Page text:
Hoofing it in the wrong direction September 10, 2012Posted by Angelique in Animal welfare.
Tags: agriculture, animal ag, animal rights, Animal welfare, cows, Food ethics
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If you’ve poked around this blog a bit, it comes as no surprise that I’m a fan of raising food animals in ways that allow them to express their natural behaviors – to be themselves, so to speak. That often means raising them in settings that mimic their natural environment as closely as possible. Thus I find pasture most appropriate for many species (although the best indoor options, like deep-bedded pens for pigs, can sometimes be perfectly fine).
The conventional livestock industry that has best approximated raising animals naturally has long been the beef industry. Most beef cattle are raised on the range for most of their lives. Calves still suckle their mothers for several months as they graze the land with the herd. It’s not until cattle reach twelve to eighteen months of age that they are moved to feedlots where they are confined in small, barren spaces and fed grain to fatten up for a few months before going to slaughter. It’s because humans leave beef cattle well enough alone for most of their lives that knowledgeable vegetarian spokespeople tell omnivores that if they insist on continuing to eat conventional meat, beef is the best option.
Unfortunately, that piece of advice may not hold true for much longer. This summer’s Midwestern drought is making what was once a relatively rare practice – raising beef cows in confinement from the day they’re born – look more attractive by the day. So called drylot cow/calf production allows famers to keep cows inside on concrete or on fenced-in plots of dirt (which turns into dust or mud, depending on the weather) their entire lives. That means they don’t have to pay for pasture, which is getting more expensive and, in any case, is of little value when there’s not enough rain to sustain its fertility. Now, farmers who confine cows for their whole lives have to pay the extra cost of their feed, which in normal circumstances is enough to put farmers off the idea. But as pasture becomes more spendy (or is simply unavailable) buying feed becomes a relative bargain.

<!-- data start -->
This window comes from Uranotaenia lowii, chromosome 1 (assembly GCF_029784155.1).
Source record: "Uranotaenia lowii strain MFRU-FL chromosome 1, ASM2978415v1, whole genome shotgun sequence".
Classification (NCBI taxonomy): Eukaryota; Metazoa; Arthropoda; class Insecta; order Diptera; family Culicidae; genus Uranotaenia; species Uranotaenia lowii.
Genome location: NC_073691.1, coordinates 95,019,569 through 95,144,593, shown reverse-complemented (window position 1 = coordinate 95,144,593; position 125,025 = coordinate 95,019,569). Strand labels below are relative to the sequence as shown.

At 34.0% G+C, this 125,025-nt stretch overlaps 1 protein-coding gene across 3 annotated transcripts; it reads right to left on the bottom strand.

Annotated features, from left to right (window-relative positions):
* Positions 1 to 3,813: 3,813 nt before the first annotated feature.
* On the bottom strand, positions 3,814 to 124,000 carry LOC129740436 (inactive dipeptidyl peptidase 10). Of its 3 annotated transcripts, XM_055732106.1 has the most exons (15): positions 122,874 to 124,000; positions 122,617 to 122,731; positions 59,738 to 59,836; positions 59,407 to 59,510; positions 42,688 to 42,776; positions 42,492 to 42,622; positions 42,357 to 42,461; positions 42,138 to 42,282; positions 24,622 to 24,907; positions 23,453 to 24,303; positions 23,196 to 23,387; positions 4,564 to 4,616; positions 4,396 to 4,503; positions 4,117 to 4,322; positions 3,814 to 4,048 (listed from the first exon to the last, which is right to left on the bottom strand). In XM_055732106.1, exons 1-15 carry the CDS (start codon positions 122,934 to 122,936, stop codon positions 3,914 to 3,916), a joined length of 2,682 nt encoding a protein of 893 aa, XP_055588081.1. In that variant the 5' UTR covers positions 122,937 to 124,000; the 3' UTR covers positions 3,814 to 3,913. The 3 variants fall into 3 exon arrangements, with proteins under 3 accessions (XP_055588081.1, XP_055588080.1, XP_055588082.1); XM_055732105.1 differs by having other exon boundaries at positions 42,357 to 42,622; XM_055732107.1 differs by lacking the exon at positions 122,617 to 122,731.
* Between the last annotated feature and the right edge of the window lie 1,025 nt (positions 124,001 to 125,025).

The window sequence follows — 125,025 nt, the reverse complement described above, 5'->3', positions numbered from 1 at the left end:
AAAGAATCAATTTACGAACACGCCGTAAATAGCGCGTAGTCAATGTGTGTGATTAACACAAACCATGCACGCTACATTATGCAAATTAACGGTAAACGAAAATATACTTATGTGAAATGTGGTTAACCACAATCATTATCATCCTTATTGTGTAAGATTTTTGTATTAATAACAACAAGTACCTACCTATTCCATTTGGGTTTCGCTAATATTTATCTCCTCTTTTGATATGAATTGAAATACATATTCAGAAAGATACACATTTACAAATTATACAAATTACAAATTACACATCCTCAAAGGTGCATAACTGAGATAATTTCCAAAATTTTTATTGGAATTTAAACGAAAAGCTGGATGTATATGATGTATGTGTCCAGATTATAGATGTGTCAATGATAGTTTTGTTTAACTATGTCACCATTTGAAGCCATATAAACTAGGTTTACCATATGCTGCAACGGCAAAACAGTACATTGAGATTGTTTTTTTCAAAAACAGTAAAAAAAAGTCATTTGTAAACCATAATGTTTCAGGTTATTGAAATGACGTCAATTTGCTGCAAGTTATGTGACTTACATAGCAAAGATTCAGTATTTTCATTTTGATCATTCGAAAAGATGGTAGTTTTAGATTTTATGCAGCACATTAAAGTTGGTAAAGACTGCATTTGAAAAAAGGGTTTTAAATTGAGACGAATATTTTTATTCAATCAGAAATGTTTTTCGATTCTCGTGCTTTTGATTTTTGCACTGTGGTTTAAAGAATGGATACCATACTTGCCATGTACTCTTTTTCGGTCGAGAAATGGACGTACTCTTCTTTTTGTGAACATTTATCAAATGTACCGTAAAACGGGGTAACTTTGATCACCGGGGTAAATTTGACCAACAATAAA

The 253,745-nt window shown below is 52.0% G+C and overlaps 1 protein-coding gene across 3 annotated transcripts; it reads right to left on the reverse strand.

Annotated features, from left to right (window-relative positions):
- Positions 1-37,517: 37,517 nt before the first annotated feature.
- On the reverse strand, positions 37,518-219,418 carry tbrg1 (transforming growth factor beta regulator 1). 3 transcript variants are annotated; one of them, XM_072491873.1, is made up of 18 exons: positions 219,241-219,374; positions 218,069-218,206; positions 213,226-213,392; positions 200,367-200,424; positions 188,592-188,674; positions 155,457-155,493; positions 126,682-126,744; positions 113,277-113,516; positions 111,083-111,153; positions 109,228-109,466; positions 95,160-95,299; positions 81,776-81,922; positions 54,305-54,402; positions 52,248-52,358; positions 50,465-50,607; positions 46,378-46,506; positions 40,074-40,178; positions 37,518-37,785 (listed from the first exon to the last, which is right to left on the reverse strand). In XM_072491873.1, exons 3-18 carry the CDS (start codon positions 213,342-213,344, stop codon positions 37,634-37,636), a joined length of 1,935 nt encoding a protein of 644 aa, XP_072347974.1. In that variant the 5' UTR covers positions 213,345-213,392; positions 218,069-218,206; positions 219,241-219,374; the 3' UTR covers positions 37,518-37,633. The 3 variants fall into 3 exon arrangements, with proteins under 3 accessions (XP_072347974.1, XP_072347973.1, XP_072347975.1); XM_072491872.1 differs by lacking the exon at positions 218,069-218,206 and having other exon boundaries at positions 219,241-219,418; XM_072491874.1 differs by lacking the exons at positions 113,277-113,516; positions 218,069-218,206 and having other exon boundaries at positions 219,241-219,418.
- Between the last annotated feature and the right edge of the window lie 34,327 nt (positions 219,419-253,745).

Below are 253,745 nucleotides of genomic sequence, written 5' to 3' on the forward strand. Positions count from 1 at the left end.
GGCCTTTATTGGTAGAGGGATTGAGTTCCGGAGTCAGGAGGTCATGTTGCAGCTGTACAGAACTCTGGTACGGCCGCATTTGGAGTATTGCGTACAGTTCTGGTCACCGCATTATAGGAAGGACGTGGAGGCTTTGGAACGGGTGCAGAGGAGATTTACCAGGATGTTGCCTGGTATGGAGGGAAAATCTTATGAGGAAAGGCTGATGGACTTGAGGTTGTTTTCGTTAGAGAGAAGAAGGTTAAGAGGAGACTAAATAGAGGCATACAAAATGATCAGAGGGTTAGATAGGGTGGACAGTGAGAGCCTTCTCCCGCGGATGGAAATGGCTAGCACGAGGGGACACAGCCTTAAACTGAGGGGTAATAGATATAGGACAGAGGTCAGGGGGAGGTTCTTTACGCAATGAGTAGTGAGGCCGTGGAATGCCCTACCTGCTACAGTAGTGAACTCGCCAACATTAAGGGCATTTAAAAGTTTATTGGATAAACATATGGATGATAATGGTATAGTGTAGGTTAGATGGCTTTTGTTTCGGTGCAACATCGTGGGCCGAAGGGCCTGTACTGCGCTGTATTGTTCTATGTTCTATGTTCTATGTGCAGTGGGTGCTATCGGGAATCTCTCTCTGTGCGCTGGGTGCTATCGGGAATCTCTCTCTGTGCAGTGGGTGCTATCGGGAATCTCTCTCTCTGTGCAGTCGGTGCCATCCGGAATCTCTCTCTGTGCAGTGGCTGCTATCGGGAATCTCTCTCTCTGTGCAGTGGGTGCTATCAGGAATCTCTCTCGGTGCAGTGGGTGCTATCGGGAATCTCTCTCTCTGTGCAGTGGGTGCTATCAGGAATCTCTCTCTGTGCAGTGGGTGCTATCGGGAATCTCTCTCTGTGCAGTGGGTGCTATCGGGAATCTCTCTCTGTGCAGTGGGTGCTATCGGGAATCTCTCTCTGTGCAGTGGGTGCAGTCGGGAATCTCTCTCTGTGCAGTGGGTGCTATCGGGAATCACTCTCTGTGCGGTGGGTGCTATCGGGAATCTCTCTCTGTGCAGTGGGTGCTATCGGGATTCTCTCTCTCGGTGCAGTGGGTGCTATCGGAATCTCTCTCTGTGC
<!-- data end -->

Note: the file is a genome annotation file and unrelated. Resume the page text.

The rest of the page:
If the bulk of ranchers move to raising beef cattle in confinement, they will have completed the transition to modern, CAFO-based livestock farming that started with the chicken nearly a century ago, trickled through to the pig and to the dairy cow, and now characterizes every species raised commercially for food except the beef cow. Will it happen? Here’s hoping not.
Fatter, firmer, tastier? August 20, 2012Posted by Angelique in Food ethics.
Tags: agriculture, animal ag, Animal welfare, cows, Food ethics, pigs
Grassfed beef stymies your average cook. Grill a steak or braise a shoulder the way you’re used to, and it comes out all tough and gamey. This presents a challenge to ranchers who’ve bet the farm (so to speak) on selling grassfed beef. They can’t make a living by just raising the damn animals and getting them to market. Now they have to teach people how to cook too.
Supposedly if you do it right you can get wonderful results with grassfed beef. Myself, I stick to the stuff you can’t mess up: hamburger. I leave preparing the more delicate cuts to the experts, like JD Fratzke at The Strip Club in St. Paul, who wowed me with a New York Strip years ago. (Let it be noted that I can mess up just about anything in the kitchen, including frozen pizza. Perhaps the beef is not the problem.)
Culinary confessions aside, though, a little irony occurred to me as I was thinking about the health and flavor benefits that reportedly accrue to grassfed beef. Because grassfed cattle follow their natural diet and typically have the freedom to graze, grassfed beef is leaner than grain-finished beef, which comes from cows that get less exercise and more cheap calories. That’s supposed to be good for us healthwise, because there’s less fat in grassfed beef than in the conventional grain-finished product. And it’s supposed to taste better if you manage to cook it right – more earthy, more robust, more, well, beefy.
Funnily enough, it’s the exact opposite for pork. Pastured pork (there is no such thing as grassfed pork, since pigs can’t survive on grass) usually has more fat and calories than conventional pork. That’s because the breeds chosen for conventional pork production are super-lean, allowing pork to market itself as a healthy option and “the other white meat.” In contrast, pastured pork producers use a variety of breeds that are hardy enough for outdoor living and have higher fat percentages.
So grassfed beef is relatively lean while pastured pork is relatively fatty. Yet both grassfed beef and pastured pork are marketed as tastier than their conventional counterparts. And on the pork side, I’d have to agree. Conventional pork chops rank right up there with conventional chicken breasts and conventional Styrofoam cups in terms of flavor profile, but pastured pork can be just heavenly!
Tie stalls: the next target? August 13, 2012Posted by Angelique in Animal welfare.
Tags: agriculture, animal ag, animal rights, Animal welfare, cows, Food ethics, pigs, veal
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First there were veal crates. People found out that veal calves were being kept in small crates that didn’t allow them to so much as turn around, and people stopped eating veal. If you waxed poetic about the joys of your grandma’s veal scaloppine, your more socially responsible friends turned to you, horrified, and proceeded to tell you everything you didn’t want to know about those poor calves. Eventually a cottage industry in “rose veal,” that is, veal from calves raised outdoors on pasture, grew to satisfy the desires of customers who wanted their ethics and their veal both.